medwireNews: Older adults with a longer duration of type 1 diabetes have an increased likelihood of experiencing depression and hypoglycemia unawareness, researchers report.
“This observation is important for understanding how to manage older adults with [type 1 diabetes] with different disease duration,” say Medha Munshi and colleagues from the Joslin Diabetes Center in Boston, Massachusetts, USA, in Diabetes Care.
They analyzed data from 165 individuals aged at least 65 years (mean 70 years) with type 1 diabetes, 53 of whom had a diabetes duration of at least 50 years while 112 had a shorter diabetes duration. A total of 40% of people in the longer duration group had depression, compared with 26% in the shorter duration group, while 63% and 38%, respectively, had impaired awareness of hypoglycemia.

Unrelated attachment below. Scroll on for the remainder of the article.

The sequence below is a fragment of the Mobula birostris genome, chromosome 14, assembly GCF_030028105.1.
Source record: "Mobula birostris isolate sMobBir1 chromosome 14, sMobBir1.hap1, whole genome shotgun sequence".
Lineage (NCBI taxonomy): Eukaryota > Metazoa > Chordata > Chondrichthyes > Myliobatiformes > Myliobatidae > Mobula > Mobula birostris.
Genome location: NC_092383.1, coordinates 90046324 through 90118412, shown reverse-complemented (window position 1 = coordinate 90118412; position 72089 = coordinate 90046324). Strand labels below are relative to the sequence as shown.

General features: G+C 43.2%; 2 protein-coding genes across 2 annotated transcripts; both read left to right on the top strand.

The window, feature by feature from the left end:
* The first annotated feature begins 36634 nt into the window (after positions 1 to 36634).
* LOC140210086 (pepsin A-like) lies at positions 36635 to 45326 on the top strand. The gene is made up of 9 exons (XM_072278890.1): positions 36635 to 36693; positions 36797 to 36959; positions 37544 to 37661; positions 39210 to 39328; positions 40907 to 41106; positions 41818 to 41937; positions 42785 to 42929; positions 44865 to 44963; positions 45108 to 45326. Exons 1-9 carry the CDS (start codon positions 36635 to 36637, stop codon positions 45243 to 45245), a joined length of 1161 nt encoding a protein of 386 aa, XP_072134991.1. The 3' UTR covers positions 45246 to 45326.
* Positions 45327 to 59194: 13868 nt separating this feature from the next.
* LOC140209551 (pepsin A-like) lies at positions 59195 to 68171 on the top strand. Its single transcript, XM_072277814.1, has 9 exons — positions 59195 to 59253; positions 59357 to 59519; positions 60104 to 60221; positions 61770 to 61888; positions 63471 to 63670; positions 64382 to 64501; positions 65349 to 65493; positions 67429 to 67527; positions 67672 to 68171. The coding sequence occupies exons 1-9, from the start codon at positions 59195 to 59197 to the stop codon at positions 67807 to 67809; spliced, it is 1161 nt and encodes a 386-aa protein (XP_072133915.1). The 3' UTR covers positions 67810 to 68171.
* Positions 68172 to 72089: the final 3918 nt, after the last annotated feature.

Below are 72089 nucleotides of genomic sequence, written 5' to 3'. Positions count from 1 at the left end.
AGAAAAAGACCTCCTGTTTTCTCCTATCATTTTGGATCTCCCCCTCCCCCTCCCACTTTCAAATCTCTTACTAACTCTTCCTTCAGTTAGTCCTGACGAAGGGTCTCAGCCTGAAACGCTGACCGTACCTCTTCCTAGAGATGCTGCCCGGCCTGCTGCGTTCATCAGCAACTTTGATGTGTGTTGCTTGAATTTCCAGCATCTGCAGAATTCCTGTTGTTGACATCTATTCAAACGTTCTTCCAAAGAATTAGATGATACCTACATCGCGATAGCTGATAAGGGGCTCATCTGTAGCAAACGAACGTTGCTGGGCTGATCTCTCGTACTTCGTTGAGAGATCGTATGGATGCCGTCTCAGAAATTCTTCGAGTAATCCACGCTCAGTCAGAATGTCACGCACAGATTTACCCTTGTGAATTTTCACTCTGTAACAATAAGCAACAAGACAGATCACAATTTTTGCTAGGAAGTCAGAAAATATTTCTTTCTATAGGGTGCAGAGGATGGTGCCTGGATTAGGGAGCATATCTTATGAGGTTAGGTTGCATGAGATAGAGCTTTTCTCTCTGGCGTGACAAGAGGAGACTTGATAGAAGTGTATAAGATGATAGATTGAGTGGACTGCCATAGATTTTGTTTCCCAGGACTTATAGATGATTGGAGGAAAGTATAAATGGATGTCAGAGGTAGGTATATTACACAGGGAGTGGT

In a multivariant analysis adjusting for age, sex, and glycated hemoglobin, people in the longer diabetes duration group had over twice the risk for depression and impaired awareness of hypoglycemia than people with shorter diabetes duration, with odds ratios (ORs) of 2.8 and 2.6, respectively.
The team says that these results suggest the need for people with type 1 diabetes to be screened for depression and assessed for hypoglycemia unawareness as they grow older.
Longer diabetes duration was also associated with decreased physical function, as indicated by lower average scores on the 6-minute walk test (401 vs 440 m) and the SF-36 Physical Component Summary (48 vs 51 points), and with a higher average number of medications taken each day (11 vs nine).
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